The Way To A Judge's Heart Is Through His Stomach

Further deepening my growing suspicions that life may best be described as a series of random events comes this news via Discover Magazine, “Justice is served, but more so after lunch: how food-breaks sway the decisions of judges”. Yeah, that’s right, food breaks.

A Ben Gurion University researcher tracked over 1000 parole hearings over a ten month period, and then plotted this graph:

Think of the X-axis(labeled ordinal position) as stretching from 9 am to 5 pm, as the day goes by*. The Y-axis(proportion of favorable decisions**) shows the likelihood of being paroled. The enormous upward spikes that prevent the parole percentages from falling to less than 0%? Well those are the times the judges ate. Snack and lunch breaks were always documented, and the results speak for themselves.

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Identifying Likely State's Preemptory Challenges

I use one of the world’s most complicated and sophisticated voir dire note taking systems, consisting in no small part of adding plus and minus marks in each venire person’s allotted space on my sheets, and sometimes adding short annotations.  It can be from something on the juror sheets, or something they say in voir dire.  Or perhaps a squirm here, a glare there.  I preassigned juror #8 five plus marks for the following answers at impaneling:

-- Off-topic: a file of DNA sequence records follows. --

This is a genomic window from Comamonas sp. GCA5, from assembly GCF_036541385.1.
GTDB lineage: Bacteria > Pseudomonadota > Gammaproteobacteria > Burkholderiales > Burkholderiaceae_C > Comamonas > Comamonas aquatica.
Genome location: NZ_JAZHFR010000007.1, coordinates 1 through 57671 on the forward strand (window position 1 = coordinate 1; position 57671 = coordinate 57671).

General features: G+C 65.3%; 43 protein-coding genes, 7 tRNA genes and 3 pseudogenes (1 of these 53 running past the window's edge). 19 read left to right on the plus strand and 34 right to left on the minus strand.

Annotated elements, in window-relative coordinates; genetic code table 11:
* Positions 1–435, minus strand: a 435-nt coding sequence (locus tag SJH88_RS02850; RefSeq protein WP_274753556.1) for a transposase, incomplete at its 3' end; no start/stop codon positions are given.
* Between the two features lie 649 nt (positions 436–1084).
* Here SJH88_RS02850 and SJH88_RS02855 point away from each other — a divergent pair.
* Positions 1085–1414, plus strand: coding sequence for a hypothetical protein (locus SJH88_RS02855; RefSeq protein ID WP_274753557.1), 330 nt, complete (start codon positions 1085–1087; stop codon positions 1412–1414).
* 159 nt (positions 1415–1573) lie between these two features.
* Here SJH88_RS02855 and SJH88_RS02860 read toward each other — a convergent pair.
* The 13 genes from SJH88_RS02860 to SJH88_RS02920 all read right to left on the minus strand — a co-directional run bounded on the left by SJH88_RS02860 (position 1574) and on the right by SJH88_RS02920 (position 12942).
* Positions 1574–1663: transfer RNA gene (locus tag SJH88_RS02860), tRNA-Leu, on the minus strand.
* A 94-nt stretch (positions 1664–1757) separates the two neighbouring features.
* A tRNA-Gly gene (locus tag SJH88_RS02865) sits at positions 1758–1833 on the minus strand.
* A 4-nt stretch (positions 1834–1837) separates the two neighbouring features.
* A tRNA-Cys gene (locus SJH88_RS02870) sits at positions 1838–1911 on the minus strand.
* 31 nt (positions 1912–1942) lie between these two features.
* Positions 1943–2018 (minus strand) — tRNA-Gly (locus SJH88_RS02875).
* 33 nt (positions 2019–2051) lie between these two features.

• Injuries Requiring Medical Attention: Yes.
  • Description: Hit over the head by an asshole cop and had to have my head flesh stapled.

Sigh. Must you have made it so obvious? Well, at least they only have two preemps left. (If it had been a felony, it would have been nine left.)

Rip Roaring Rarin' And Ready For Trial

I was set on a jury docket yesterday morning and the case was going to be reached. It was my day to go. Of course, as usual, there were probably 30-40 cases set, but mine was going to be the one. How did I know this?

  • I had taken the case over from another lawyer, about a year after the arrest, so it was old, old, old. And the previous lawyer had used several defense continuances. I burned a few myself after that.
  • After taking over the case, I asked permission to put it back on a contested pretrial docket, and had a pretrial hearing. Significance? If the prosecutors were likely to cut us a deal, it would have been before they had to “do all that work”.